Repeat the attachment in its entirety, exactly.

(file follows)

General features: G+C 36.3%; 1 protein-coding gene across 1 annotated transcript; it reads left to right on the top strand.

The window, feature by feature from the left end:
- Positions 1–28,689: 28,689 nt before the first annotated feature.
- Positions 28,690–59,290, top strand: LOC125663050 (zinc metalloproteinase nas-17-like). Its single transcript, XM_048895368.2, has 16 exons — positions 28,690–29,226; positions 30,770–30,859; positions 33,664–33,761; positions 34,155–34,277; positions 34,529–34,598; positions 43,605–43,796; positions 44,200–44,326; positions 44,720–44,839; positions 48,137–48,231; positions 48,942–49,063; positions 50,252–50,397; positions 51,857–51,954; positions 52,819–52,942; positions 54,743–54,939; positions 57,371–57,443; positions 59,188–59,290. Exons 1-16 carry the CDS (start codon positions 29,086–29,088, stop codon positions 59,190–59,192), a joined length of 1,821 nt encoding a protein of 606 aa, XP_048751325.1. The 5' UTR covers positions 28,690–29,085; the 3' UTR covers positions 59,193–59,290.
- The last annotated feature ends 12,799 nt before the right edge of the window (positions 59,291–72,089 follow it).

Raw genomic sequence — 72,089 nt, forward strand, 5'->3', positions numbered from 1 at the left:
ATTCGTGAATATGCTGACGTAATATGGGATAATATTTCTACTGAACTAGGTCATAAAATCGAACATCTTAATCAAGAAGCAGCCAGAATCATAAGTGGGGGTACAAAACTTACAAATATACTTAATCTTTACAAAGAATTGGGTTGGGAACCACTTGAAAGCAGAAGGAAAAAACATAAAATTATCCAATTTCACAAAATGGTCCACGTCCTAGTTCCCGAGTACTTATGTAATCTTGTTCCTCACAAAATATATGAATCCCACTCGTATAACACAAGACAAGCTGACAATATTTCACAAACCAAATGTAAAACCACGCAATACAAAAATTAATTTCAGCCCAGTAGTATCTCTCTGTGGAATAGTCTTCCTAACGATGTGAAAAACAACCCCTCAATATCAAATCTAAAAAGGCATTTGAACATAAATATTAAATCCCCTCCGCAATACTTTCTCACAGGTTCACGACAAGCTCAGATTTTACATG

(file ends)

General features: G+C 36.3%; 1 protein-coding gene across 1 annotated transcript; it reads left to right on the top strand.

The window, feature by feature from the left end:
- Positions 1–28,689: 28,689 nt before the first annotated feature.
- Positions 28,690–59,290, top strand: LOC125663050 (zinc metalloproteinase nas-17-like). Its single transcript, XM_048895368.2, has 16 exons — positions 28,690–29,226; positions 30,770–30,859; positions 33,664–33,761; positions 34,155–34,277; positions 34,529–34,598; positions 43,605–43,796; positions 44,200–44,326; positions 44,720–44,839; positions 48,137–48,231; positions 48,942–49,063; positions 50,252–50,397; positions 51,857–51,954; positions 52,819–52,942; positions 54,743–54,939; positions 57,371–57,443; positions 59,188–59,290. Exons 1-16 carry the CDS (start codon positions 29,086–29,088, stop codon positions 59,190–59,192), a joined length of 1,821 nt encoding a protein of 606 aa, XP_048751325.1. The 5' UTR covers positions 28,690–29,085; the 3' UTR covers positions 59,193–59,290.
- The last annotated feature ends 12,799 nt before the right edge of the window (positions 59,291–72,089 follow it).

Raw genomic sequence — 72,089 nt, forward strand, 5'->3', positions numbered from 1 at the left:
ATTCGTGAATATGCTGACGTAATATGGGATAATATTTCTACTGAACTAGGTCATAAAATCGAACATCTTAATCAAGAAGCAGCCAGAATCATAAGTGGGGGTACAAAACTTACAAATATACTTAATCTTTACAAAGAATTGGGTTGGGAACCACTTGAAAGCAGAAGGAAAAAACATAAAATTATCCAATTTCACAAAATGGTCCACGTCCTAGTTCCCGAGTACTTATGTAATCTTGTTCCTCACAAAATATATGAATCCCACTCGTATAACACAAGACAAGCTGACAATATTTCACAAACCAAATGTAAAACCACGCAATACAAAAATTAATTTCAGCCCAGTAGTATCTCTCTGTGGAATAGTCTTCCTAACGATGTGAAAAACAACCCCTCAATATCAAATCTAAAAAGGCATTTGAACATAAATATTAAATCCCCTCCGCAATACTTTCTCACAGGTTCACGACAAGCTCAGATTTTACATG